Whole genome sequencing (WGS) is a laboratory technique that has the potential to change how we detect and monitor microbial hazards in the food chain. WGS is useful for understanding foodborne diseases through enhancing routine surveillance, outbreak detection, outbreak response and for source identification using a One Health approach. It is anticipated that this technology will help reduce the burden of foodborne diseases, given its advantages over previous low-resolution typing and detection methods.
Therefore, the World Health Organization (WHO) has released a new guidance: “Whole genome sequencing (WGS) as a tool to strengthen foodborne disease surveillance and response”.
This guidance is comprised of three modules:
Module 1, introductory module, explains the minimum capacity requirements in the foodborne diseases surveillance and response system prior to considering the implementation of WGS.
Module 2, whole genome sequencing in foodborne disease outbreak investigations, discusses how WGS can be used to support foodborne disease outbreak investigations.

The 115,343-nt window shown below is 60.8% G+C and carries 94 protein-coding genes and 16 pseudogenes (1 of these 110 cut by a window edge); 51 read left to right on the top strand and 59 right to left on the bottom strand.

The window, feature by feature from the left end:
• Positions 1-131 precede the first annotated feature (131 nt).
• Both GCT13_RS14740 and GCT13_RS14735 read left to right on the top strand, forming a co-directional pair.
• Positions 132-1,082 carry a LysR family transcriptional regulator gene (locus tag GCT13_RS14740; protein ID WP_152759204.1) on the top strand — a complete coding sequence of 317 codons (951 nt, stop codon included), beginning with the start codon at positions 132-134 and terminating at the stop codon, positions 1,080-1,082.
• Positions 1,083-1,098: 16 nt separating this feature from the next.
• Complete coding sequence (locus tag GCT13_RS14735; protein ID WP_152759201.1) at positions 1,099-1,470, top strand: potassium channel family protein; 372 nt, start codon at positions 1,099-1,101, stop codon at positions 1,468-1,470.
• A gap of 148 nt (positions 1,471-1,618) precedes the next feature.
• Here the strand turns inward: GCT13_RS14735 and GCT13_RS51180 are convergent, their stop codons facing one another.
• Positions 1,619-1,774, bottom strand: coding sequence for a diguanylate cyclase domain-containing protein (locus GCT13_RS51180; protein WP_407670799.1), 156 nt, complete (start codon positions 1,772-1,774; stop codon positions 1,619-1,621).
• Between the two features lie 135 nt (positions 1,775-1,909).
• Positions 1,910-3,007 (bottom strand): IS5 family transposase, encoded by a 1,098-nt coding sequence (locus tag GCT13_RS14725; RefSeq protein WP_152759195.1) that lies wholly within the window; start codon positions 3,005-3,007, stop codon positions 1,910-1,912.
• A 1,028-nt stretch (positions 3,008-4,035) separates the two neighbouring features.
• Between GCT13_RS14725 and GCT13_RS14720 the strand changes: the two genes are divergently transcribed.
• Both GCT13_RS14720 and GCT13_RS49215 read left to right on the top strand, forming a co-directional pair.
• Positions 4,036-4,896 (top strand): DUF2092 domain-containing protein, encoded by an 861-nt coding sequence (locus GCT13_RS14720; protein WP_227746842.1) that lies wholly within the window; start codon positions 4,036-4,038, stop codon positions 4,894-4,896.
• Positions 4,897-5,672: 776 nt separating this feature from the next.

Module 3, whole genome sequencing in foodborne disease routine surveillance, describes the usage of WGS in routine surveillance of foodborne diseases.
These documents provide guidance on the capacities needed for WGS to be useful as a tool for foodborne disease surveillance and response, summarize options for implementing WGS and explain how to integrate WGS within existing systems.
A related webinar was organized earlier this year in June 2023 where lessons learnt, opportunities, challenges and national examples were highlighted and discussed. More information and the replay are available here: Webinar: Whole genome sequencing as a tool to strengthen foodborne disease surveillance and response